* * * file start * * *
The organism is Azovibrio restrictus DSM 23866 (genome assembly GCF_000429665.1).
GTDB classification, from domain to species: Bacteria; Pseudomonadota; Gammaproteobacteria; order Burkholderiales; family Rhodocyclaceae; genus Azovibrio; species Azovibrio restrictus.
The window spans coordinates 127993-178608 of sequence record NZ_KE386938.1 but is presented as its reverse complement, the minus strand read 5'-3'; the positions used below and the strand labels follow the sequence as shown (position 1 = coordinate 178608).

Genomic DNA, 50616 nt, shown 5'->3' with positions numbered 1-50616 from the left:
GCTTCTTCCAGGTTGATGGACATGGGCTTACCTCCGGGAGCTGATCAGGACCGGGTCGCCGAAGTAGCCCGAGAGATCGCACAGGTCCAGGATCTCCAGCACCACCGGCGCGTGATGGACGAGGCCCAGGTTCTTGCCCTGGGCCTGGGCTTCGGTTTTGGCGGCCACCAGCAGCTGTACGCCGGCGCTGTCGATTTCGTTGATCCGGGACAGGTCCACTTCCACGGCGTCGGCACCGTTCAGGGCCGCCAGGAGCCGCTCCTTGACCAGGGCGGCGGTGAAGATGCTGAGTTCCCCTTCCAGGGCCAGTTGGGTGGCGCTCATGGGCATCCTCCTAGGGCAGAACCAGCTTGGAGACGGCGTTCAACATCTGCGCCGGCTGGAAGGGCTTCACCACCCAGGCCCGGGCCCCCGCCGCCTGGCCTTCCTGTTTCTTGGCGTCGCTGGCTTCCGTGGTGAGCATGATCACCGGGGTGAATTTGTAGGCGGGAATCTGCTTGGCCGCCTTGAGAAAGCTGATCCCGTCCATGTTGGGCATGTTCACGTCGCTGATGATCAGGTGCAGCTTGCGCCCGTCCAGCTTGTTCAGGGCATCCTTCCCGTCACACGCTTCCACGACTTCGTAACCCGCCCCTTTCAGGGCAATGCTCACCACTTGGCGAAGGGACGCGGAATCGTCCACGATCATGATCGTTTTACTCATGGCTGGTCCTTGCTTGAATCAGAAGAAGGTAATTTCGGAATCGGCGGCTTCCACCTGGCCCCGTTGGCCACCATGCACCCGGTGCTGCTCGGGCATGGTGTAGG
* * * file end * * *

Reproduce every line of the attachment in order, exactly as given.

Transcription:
The organism is Azovibrio restrictus DSM 23866 (genome assembly GCF_000429665.1).
GTDB classification, from domain to species: Bacteria; Pseudomonadota; Gammaproteobacteria; order Burkholderiales; family Rhodocyclaceae; genus Azovibrio; species Azovibrio restrictus.
The window spans coordinates 127993-178608 of sequence record NZ_KE386938.1 but is presented as its reverse complement, the minus strand read 5'-3'; the positions used below and the strand labels follow the sequence as shown (position 1 = coordinate 178608).

Genomic DNA, 50616 nt, shown 5'->3' with positions numbered 1-50616 from the left:
GCTTCTTCCAGGTTGATGGACATGGGCTTACCTCCGGGAGCTGATCAGGACCGGGTCGCCGAAGTAGCCCGAGAGATCGCACAGGTCCAGGATCTCCAGCACCACCGGCGCGTGATGGACGAGGCCCAGGTTCTTGCCCTGGGCCTGGGCTTCGGTTTTGGCGGCCACCAGCAGCTGTACGCCGGCGCTGTCGATTTCGTTGATCCGGGACAGGTCCACTTCCACGGCGTCGGCACCGTTCAGGGCCGCCAGGAGCCGCTCCTTGACCAGGGCGGCGGTGAAGATGCTGAGTTCCCCTTCCAGGGCCAGTTGGGTGGCGCTCATGGGCATCCTCCTAGGGCAGAACCAGCTTGGAGACGGCGTTCAACATCTGCGCCGGCTGGAAGGGCTTCACCACCCAGGCCCGGGCCCCCGCCGCCTGGCCTTCCTGTTTCTTGGCGTCGCTGGCTTCCGTGGTGAGCATGATCACCGGGGTGAATTTGTAGGCGGGAATCTGCTTGGCCGCCTTGAGAAAGCTGATCCCGTCCATGTTGGGCATGTTCACGTCGCTGATGATCAGGTGCAGCTTGCGCCCGTCCAGCTTGTTCAGGGCATCCTTCCCGTCACACGCTTCCACGACTTCGTAACCCGCCCCTTTCAGGGCAATGCTCACCACTTGGCGAAGGGACGCGGAATCGTCCACGATCATGATCGTTTTACTCATGGCTGGTCCTTGCTTGAATCAGAAGAAGGTAATTTCGGAATCGGCGGCTTCCACCTGGCCCCGTTGGCCACCATGCACCCGGTGCTGCTCGGGCATGGTGTAGG